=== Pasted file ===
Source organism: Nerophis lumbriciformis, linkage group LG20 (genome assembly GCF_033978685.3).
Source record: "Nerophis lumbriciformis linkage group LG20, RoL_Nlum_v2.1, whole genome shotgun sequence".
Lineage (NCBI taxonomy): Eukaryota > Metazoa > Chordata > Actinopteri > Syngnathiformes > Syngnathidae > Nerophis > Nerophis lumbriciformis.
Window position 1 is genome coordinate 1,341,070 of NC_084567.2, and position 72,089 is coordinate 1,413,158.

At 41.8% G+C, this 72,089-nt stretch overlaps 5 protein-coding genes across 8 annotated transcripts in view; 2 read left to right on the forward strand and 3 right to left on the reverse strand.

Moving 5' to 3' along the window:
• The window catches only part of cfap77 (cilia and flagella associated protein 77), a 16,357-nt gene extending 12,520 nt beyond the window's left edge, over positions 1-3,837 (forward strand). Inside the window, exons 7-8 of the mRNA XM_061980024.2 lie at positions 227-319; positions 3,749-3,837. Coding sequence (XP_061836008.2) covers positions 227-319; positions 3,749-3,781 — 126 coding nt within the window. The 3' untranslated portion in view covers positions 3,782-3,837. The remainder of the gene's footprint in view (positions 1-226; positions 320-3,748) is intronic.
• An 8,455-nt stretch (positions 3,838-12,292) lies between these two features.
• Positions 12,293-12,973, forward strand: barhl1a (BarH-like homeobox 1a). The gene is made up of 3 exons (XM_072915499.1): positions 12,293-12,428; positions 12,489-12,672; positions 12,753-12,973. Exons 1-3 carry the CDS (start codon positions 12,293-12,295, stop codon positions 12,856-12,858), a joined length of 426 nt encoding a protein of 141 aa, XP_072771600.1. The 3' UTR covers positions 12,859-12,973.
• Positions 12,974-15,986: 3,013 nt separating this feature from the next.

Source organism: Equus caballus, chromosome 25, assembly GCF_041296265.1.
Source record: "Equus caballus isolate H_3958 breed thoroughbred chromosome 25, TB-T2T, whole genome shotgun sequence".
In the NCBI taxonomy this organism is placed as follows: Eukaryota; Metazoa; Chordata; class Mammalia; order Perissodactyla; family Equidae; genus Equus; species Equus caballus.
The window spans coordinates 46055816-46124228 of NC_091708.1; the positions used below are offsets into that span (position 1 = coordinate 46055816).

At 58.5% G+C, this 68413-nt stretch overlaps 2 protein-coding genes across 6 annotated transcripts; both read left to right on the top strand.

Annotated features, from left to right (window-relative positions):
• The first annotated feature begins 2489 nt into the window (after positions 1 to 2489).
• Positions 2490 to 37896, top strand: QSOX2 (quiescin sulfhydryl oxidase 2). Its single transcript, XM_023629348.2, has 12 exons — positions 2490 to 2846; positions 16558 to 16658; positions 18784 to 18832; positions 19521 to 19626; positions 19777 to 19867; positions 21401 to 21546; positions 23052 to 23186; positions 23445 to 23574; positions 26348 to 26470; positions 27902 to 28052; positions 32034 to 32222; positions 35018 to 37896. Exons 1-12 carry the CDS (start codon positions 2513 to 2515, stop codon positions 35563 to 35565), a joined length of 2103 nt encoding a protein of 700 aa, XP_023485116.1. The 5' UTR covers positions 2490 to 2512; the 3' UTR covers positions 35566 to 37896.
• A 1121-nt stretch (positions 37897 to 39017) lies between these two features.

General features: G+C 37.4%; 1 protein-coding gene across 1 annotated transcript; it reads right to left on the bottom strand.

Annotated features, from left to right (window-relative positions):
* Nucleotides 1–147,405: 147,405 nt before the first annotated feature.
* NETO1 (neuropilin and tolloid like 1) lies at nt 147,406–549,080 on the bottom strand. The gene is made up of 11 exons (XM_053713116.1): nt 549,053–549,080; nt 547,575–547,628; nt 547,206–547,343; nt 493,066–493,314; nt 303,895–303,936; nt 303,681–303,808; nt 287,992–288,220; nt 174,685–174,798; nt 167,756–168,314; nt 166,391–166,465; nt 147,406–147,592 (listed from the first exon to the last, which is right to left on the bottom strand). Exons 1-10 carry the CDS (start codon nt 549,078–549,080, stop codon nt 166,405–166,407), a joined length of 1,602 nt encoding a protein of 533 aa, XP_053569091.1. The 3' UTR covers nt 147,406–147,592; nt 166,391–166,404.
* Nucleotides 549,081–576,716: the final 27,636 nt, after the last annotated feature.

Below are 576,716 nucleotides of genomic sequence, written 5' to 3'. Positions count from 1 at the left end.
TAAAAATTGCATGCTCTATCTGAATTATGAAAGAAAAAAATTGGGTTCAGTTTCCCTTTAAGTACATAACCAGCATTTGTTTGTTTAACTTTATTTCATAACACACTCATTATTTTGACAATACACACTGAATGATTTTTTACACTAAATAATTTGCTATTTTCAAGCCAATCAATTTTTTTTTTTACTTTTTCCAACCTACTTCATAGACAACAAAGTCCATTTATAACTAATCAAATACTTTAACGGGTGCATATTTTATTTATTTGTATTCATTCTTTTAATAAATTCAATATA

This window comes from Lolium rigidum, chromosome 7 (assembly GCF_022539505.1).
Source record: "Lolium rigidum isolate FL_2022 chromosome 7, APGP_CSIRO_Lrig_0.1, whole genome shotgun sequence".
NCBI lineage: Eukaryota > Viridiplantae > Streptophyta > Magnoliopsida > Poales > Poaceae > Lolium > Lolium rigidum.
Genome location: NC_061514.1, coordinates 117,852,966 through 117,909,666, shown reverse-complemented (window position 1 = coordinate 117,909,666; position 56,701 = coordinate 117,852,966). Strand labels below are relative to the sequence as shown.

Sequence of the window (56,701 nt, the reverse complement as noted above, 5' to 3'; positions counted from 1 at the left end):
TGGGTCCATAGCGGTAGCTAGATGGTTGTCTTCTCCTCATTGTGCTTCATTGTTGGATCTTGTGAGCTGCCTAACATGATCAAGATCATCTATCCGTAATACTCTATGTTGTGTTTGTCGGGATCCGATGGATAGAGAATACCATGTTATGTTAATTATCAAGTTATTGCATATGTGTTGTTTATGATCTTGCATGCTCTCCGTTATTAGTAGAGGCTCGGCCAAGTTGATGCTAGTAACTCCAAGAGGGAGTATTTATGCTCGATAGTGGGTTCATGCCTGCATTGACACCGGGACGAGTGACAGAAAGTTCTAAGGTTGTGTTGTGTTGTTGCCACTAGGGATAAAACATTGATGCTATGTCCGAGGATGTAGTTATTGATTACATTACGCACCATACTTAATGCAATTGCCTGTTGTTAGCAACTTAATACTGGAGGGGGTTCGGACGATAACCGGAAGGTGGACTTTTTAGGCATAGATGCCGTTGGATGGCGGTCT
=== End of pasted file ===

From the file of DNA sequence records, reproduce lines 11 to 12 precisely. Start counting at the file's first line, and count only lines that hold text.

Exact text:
Source organism: Equus caballus, chromosome 25, assembly GCF_041296265.1.
Source record: "Equus caballus isolate H_3958 breed thoroughbred chromosome 25, TB-T2T, whole genome shotgun sequence".